Guest Editorial: new developments in ambient information systems Ansar-Ul-Haque Yasar 0 1 2 3 Zahoor Khan 0 1 2 3 Elhadi M. Shakshuki 0 1 2 3 0 Computer Information Science, Higher Colleges of Technology , Fujairah, UAE 1 Transportation Research Institute, Hasselt University , Hasselt , Belgium 2 & Elhadi M. Shakshuki 3 Jodrey School of Computer Science, Acadia University , Wolfville , Canada This special issue is based on the best papers from the 5th International Conference on Ambient Systems, Networks and Technologies (ANT), which was held at Hasselt, Belgium, on 2-5 June 2014. The conference attracted a large number of scientific papers that contributed to the state-of-the-art in the areas of pervasive and ambient information systems. In the 5th edition of the conference there was a special focus on real-life mobility issue from the intelligent and agent-based transportation domain. All the papers selected for this special issue have been extended from their original versions and underwent three rounds of rigorous peer-review process. Based on the reviewers' feedback, as well as the evaluations of the Guest Editors, six papers were selected for this special issue from nine invited submissions. The accepted papers cover interesting works on new developments in ambient and networked systems. The accepted papers cover interesting works on new developments in ambient and networked systems such as smart grids, intelligent mobility, agentbased simulations, vehicular networks and systems security. - The first paper by Fenu and Pau is entitled Evaluating complex network indices for vulnerability analysis of a territorial power grid. The authors applied optimization strategies on power flows, and verify the current degree of self-sufficiency of the network, with special reference to the effect of natural variations in wind-based production. Then, proposed a method to assess collateral damage to the network resulting from a localized failure, and proceed to perform complex network analysis on multiple instances of the network, looking for correlations between estimated damages and between centrality indices, with the purpose of attempting to determine which model is best suited to predict features of our network. The second paper by Marey et al. is entitled Decision making under subjective uncertainty in argumentation-based agent negotiation. This paper provided a study and analyses of agents uncertainty in Argumentation-Based Agent Negotiation (ABAN), and presented two methods. The first method extends a previously defined approach for measuring agents uncertainty based on Shannon entropy. The second method introduces a new technique to assess agents uncertainty using hypothesis testing. The objective is to build a comprehensive framework for tackling agents uncertainty in ABAN. Furthermore, they proposed a Markov Decision Process (MDP)based framework to incorporate the different situations of agents uncertainty based on the available arguments or offers. Besides, they discussed the uncertainty issues in two special cases based on the different classes that arguments can belong to. In addition to the theoretical analysis of arguments uncertainty, they discussed the implementation of the proposed approach by applying it to a concrete case study (Buyer/Seller) scenario. The obtained empirical results confirm the effectiveness of using their uncertainty-aware techniques and show that their negotiating agents outperform others that use pure argumentation with no uncertainty consideration. The third paper by Boukharrou et al. Dealing with temporal failure in ambient systems: A dynamic revision of plans presented AgLOTOS as an algebraic language dedicated to the specification of agent plans in ambient systems taking into account timing constraints. They showed how a plan is built automatically as a system of concurrent processes from the Belief-Desire-Intention (BDI) attitudes of the agent. The AgLOTOS semantics allows dealing with possible plan execution failures, caused by the passing of time performance of actions. In this situation, the information is captured at the mental process level allowing updating the agent mental state. Moreover, the associated semantics accords with the possibility of revising the agent plan, as the set of intentions changes. The fourth paper by Lutzenberger et al. is entitled A common approach to intelligent energy and mobility services in a smart city environment. The authors of this paper presented their gained experiences during the last years and presented the developed solutions that consider energy and mobility-related problems jointly. Due to the fact that electric vehicles have not broadly entered the vehicle market there are many attempts to convince producers to integrate technologies that utilise embedded batteries for purposes different from driving. The vehicleto-grid technology, for instance, literally turns electric vehicles into a mobile battery, enabling new areas of applications (e.g. to provide regulatory energy, to do gridload balancing, or to buffer surpluses of energy) and business perspectives. Utilising a vehicles battery; however is not without a pricein this case: the drivers mobility. Given this dependency, it is interesting that most available works consider the application of electric vehicles for energy and grid-related problems in isolation, that is, detached from mobility-related issues. The authors are members of the DAI-Lab that has engaged in a large number of past and upcoming projects concerned with two aspects of managing electric vehicles, namely: energy and mobility. The fifth paper by Feukeu et al. Performance evaluation of the ASDA in a vehicular network: MAC approach in IEEE 802.11p presents a thorough analysis of Automatic Doppler Shift Adaptation (ASSA) method is explored and the strength of the refined ADSA method is evaluated in terms of throughput, elapsed time, packet loss, model efficiency and data transfer rate. These metrics are used to perform a comparative analysis of ADSA versus Adaptive Modulation Code (AMC) and Auto-Rate Fallback (ARF). Results from the analysis shows that the ADSA approach is very effective and has a strong robustness compared to ARF and AMC with up to 300700 % improvement in throughput and a 6075 % reduction in consumed time. The sixth and last paper by Ouchani et al. Generating attacks in SysML activity diagrams by detecting attack surfaces developed a practical framework that automates the development process of a secure system which is essential to detect as early as possible the systems vulnerable points. The authors formalized a system as SysML activity diagrams and in the same formalism they modelled libraries of patterns taken from standard catalogues of social engineering and technical attacks. An algorithm that they defined, navigate the systems diagrams in search for its attack surfaces; then, it evaluates the possibility and the probability that the detected weak points host attacks among those in the modelled library. The authors proved the correctness and the completeness of their proposed approach and demonstrated how it works on a use case scenario. The guest editors would like to take this opportunity to thank all the authors for the efforts they put in the preparation of their manuscripts and for their valuable contributions. We wish to express our deepest gratitude to the referees who provided very useful and thoughtful feedback to our authors. Our sincere thanks go to the Editor-in-Chief for his kind help and support.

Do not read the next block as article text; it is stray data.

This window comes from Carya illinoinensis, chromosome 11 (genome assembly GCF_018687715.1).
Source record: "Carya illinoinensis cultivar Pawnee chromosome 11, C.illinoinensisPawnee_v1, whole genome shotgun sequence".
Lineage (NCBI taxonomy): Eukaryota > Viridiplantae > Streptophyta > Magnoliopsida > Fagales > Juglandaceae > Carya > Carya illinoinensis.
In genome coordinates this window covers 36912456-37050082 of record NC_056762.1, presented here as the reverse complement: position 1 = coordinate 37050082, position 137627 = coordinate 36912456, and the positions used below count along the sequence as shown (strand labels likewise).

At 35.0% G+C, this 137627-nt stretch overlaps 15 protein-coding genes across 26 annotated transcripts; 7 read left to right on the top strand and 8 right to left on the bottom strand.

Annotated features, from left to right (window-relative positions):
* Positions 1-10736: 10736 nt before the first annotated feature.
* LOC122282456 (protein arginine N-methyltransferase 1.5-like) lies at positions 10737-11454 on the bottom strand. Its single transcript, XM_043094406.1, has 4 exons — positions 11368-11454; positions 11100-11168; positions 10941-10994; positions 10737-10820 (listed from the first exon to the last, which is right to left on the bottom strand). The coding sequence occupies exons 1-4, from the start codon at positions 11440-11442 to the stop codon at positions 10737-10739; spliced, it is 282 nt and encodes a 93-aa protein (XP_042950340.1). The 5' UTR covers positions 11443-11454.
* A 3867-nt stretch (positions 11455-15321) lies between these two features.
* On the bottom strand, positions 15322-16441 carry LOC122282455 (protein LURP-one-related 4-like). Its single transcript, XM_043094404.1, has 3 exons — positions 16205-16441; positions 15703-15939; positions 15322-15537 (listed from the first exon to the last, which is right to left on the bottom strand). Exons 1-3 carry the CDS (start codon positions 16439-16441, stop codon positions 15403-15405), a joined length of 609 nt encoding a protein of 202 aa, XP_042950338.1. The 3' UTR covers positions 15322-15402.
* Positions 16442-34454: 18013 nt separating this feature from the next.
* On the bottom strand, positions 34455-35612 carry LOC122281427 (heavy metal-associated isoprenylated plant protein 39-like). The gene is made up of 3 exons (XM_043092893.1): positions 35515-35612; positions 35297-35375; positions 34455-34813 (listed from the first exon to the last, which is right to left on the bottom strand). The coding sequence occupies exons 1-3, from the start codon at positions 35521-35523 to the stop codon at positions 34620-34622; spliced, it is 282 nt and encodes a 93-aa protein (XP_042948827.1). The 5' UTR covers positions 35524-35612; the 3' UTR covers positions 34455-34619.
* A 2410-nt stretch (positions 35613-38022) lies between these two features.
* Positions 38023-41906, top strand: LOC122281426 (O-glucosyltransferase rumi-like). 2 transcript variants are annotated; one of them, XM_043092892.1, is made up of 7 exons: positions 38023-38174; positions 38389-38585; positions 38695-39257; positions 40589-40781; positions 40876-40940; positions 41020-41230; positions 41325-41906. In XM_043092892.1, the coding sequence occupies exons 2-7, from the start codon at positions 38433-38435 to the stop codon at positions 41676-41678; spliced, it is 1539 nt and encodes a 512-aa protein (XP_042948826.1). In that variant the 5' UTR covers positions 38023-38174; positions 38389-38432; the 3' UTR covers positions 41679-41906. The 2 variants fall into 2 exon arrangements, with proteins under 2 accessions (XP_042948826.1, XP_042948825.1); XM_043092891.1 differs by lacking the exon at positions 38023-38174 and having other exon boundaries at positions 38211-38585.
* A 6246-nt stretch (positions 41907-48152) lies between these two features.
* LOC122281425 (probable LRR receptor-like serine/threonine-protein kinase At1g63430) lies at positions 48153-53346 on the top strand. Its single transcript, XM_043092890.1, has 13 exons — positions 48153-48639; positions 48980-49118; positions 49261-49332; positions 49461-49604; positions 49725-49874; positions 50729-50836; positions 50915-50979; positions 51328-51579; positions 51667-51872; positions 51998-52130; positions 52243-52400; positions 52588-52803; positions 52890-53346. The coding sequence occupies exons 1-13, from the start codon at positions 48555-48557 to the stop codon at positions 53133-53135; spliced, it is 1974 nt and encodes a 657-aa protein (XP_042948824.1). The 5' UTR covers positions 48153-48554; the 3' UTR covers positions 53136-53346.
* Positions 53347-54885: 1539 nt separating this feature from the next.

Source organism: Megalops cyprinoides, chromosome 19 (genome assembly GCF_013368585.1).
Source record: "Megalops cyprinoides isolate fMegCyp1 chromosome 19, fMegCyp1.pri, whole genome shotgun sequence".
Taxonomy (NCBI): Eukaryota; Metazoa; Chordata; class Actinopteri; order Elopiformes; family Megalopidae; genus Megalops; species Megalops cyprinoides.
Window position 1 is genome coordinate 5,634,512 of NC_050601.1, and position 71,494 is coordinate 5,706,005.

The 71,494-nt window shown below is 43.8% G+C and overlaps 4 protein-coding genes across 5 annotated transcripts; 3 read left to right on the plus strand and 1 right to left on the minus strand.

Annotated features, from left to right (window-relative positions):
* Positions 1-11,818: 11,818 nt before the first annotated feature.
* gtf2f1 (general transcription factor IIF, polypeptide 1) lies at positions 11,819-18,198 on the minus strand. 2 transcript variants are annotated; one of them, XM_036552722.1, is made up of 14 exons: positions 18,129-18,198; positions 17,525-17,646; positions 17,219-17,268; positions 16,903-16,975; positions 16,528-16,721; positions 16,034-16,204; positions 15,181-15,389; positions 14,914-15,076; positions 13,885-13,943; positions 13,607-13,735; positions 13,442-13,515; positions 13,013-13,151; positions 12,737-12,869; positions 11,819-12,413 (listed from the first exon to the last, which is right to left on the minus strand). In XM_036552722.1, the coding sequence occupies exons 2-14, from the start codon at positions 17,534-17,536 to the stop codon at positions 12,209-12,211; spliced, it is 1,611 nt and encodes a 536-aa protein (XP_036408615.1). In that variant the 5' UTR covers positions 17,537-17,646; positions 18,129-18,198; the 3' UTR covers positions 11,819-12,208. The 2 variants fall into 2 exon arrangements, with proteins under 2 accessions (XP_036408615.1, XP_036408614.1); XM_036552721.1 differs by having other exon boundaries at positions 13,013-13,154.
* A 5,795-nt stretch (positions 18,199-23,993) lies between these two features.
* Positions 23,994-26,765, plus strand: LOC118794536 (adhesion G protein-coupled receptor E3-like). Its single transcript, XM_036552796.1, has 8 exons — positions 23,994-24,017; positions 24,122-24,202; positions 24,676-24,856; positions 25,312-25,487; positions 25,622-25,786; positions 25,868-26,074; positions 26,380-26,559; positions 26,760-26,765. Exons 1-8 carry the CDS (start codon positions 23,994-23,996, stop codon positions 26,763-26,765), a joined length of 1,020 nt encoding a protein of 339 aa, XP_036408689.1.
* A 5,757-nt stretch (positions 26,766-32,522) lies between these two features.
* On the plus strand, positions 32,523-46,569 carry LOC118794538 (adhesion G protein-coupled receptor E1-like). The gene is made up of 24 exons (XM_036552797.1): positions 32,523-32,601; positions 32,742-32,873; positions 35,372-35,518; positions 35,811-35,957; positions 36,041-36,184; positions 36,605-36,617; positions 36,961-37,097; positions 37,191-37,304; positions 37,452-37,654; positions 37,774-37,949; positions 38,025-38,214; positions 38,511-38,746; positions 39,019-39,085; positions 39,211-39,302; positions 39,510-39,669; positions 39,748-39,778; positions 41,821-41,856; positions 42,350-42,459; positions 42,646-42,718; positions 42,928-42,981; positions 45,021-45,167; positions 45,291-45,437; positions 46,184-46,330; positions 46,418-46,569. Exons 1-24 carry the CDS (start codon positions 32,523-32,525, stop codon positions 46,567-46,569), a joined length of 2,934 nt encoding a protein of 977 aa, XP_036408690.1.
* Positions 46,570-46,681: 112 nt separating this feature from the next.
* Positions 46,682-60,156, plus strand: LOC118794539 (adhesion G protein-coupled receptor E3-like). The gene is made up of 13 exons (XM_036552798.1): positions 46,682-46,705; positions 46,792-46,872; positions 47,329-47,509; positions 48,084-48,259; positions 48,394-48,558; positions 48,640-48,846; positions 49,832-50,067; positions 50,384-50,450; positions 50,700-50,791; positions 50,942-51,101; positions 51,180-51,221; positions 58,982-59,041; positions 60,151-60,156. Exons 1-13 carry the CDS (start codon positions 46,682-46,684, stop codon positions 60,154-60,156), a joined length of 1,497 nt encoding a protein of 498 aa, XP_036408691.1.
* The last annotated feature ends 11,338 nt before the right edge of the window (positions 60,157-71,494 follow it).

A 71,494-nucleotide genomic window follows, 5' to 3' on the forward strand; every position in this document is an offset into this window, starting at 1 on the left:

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Ansar-Ul-Haque Yasar, Zahoor Khan, Elhadi M. Shakshuki. Guest Editorial: new developments in ambient information systems, Journal of Ambient Intelligence and Humanized Computing, 2015, 295-296, DOI: 10.1007/s12652-015-0267-x